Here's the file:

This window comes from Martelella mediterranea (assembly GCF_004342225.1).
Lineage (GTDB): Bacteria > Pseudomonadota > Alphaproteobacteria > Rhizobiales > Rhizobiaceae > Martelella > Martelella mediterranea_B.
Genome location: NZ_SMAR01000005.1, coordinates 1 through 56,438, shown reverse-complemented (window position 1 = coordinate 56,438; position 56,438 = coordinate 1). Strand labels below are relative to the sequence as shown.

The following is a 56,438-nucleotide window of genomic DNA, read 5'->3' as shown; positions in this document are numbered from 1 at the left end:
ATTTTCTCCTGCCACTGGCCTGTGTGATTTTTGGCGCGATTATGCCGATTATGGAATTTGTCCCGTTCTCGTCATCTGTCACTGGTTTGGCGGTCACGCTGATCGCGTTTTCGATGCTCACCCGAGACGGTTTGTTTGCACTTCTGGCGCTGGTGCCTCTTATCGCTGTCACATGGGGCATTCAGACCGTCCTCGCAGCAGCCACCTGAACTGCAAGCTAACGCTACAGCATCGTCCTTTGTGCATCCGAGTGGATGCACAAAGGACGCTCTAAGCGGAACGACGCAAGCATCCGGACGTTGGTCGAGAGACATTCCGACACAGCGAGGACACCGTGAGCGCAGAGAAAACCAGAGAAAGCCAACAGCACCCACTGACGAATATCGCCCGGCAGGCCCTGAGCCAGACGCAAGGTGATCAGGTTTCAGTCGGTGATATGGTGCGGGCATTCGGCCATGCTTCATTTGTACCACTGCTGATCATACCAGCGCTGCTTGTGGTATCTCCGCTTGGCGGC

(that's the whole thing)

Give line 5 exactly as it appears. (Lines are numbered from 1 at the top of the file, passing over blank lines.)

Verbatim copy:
ATTTTCTCCTGCCACTGGCCTGTGTGATTTTTGGCGCGATTATGCCGATTATGGAATTTGTCCCGTTCTCGTCATCTGTCACTGGTTTGGCGGTCACGCTGATCGCGTTTTCGATGCTCACCCGAGACGGTTTGTTTGCACTTCTGGCGCTGGTGCCTCTTATCGCTGTCACATGGGGCATTCAGACCGTCCTCGCAGCAGCCACCTGAACTGCAAGCTAACGCTACAGCATCGTCCTTTGTGCATCCGAGTGGATGCACAAAGGACGCTCTAAGCGGAACGACGCAAGCATCCGGACGTTGGTCGAGAGACATTCCGACACAGCGAGGACACCGTGAGCGCAGAGAAAACCAGAGAAAGCCAACAGCACCCACTGACGAATATCGCCCGGCAGGCCCTGAGCCAGACGCAAGGTGATCAGGTTTCAGTCGGTGATATGGTGCGGGCATTCGGCCATGCTTCATTTGTACCACTGCTGATCATACCAGCGCTGCTTGTGGTATCTCCGCTTGGCGGC